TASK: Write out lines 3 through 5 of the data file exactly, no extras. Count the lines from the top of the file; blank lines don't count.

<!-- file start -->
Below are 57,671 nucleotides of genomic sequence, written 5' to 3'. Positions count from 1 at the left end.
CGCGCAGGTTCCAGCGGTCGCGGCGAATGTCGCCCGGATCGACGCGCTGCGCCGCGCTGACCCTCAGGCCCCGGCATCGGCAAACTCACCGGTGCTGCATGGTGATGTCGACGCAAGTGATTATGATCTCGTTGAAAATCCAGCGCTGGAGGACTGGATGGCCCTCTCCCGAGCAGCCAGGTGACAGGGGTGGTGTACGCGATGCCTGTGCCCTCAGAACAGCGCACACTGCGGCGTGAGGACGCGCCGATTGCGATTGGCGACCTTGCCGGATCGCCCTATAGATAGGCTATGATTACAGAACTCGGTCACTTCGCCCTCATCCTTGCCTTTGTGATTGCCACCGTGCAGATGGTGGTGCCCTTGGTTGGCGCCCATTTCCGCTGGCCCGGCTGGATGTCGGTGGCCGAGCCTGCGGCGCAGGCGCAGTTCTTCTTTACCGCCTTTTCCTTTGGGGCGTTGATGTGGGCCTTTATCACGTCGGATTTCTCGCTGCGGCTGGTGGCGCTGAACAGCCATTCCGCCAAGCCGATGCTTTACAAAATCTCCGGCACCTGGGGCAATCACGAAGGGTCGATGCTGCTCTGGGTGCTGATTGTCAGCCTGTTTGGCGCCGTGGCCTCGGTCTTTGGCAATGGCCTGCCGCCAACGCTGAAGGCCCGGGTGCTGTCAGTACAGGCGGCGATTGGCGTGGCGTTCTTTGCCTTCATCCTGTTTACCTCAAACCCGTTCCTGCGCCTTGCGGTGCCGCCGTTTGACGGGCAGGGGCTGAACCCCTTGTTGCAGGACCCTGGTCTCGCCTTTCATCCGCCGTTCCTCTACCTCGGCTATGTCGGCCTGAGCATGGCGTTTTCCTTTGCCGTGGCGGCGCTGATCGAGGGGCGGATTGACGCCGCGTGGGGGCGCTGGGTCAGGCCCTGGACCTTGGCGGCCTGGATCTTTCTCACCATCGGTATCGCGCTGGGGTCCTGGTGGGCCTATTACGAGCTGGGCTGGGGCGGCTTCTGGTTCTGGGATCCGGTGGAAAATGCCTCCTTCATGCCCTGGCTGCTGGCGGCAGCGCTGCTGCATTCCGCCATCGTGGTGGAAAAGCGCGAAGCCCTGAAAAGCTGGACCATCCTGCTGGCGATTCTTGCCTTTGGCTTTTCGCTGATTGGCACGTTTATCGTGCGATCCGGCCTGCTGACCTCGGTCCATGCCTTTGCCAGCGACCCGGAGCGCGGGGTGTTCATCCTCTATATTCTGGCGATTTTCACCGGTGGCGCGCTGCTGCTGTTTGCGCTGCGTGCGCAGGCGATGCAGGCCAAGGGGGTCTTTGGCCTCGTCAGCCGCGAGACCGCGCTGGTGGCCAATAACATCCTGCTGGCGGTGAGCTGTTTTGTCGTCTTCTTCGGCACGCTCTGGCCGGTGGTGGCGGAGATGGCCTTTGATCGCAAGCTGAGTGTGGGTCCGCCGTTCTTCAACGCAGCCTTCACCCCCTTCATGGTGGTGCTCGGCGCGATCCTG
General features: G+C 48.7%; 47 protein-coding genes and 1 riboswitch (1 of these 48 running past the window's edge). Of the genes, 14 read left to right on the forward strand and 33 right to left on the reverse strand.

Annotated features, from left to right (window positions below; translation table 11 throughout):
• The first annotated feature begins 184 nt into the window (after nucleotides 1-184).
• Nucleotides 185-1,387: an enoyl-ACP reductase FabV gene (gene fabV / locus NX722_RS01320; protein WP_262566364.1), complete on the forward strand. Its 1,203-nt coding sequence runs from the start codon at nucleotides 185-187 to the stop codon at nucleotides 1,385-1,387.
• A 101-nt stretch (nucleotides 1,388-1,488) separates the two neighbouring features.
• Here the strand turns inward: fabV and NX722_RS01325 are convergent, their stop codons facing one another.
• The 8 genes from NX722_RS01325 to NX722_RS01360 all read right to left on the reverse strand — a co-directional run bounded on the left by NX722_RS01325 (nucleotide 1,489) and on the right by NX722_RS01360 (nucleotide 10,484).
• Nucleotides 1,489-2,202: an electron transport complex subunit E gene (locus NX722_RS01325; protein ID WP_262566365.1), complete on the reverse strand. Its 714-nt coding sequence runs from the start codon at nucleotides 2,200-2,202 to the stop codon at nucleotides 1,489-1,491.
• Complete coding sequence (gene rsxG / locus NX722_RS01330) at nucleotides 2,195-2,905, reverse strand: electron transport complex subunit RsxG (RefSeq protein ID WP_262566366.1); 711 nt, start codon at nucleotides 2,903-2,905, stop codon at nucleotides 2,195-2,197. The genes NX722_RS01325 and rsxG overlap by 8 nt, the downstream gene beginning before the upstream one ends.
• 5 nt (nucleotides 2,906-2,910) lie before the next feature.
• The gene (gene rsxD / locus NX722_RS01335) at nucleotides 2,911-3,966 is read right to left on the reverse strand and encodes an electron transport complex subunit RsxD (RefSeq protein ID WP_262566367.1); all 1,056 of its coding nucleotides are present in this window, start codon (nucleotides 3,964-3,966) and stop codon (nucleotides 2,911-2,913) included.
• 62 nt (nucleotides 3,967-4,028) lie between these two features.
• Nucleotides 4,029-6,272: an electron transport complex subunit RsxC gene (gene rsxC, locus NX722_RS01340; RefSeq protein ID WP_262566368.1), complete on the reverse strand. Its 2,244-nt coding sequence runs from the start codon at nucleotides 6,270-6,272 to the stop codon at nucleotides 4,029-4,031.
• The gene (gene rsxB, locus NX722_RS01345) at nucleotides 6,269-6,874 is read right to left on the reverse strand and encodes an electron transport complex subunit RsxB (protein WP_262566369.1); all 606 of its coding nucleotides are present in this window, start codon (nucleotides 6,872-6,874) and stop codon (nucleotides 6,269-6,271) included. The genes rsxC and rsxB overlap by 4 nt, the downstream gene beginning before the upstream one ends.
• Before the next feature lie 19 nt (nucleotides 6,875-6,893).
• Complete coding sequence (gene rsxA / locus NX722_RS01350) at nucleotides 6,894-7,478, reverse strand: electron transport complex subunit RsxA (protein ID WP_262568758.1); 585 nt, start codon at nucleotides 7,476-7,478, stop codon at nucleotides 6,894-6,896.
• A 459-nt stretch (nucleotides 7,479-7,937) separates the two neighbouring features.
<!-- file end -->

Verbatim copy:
General features: G+C 48.7%; 47 protein-coding genes and 1 riboswitch (1 of these 48 running past the window's edge). Of the genes, 14 read left to right on the forward strand and 33 right to left on the reverse strand.

Annotated features, from left to right (window positions below; translation table 11 throughout):
• The first annotated feature begins 184 nt into the window (after nucleotides 1-184).